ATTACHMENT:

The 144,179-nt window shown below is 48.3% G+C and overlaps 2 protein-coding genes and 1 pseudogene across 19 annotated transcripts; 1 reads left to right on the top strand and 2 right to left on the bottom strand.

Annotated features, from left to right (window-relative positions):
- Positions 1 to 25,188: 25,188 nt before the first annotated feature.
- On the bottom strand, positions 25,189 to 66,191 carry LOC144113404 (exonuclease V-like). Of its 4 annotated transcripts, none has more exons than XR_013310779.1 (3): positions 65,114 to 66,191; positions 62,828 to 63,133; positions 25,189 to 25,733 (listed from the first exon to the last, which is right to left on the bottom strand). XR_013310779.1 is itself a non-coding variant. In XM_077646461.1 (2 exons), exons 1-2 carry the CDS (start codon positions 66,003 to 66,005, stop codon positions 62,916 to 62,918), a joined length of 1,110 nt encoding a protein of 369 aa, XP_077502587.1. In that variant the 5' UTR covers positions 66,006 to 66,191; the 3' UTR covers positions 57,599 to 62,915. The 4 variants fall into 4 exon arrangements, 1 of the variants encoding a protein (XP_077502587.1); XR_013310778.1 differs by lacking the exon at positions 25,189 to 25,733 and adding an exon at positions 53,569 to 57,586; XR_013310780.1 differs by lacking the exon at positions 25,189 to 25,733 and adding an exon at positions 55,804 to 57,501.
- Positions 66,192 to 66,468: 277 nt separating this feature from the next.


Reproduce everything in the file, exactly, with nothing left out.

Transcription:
The 144,179-nt window shown below is 48.3% G+C and overlaps 2 protein-coding genes and 1 pseudogene across 19 annotated transcripts; 1 reads left to right on the top strand and 2 right to left on the bottom strand.

Annotated features, from left to right (window-relative positions):
- Positions 1 to 25,188: 25,188 nt before the first annotated feature.
- On the bottom strand, positions 25,189 to 66,191 carry LOC144113404 (exonuclease V-like). Of its 4 annotated transcripts, none has more exons than XR_013310779.1 (3): positions 65,114 to 66,191; positions 62,828 to 63,133; positions 25,189 to 25,733 (listed from the first exon to the last, which is right to left on the bottom strand). XR_013310779.1 is itself a non-coding variant. In XM_077646461.1 (2 exons), exons 1-2 carry the CDS (start codon positions 66,003 to 66,005, stop codon positions 62,916 to 62,918), a joined length of 1,110 nt encoding a protein of 369 aa, XP_077502587.1. In that variant the 5' UTR covers positions 66,006 to 66,191; the 3' UTR covers positions 57,599 to 62,915. The 4 variants fall into 4 exon arrangements, 1 of the variants encoding a protein (XP_077502587.1); XR_013310778.1 differs by lacking the exon at positions 25,189 to 25,733 and adding an exon at positions 53,569 to 57,586; XR_013310780.1 differs by lacking the exon at positions 25,189 to 25,733 and adding an exon at positions 55,804 to 57,501.
- Positions 66,192 to 66,468: 277 nt separating this feature from the next.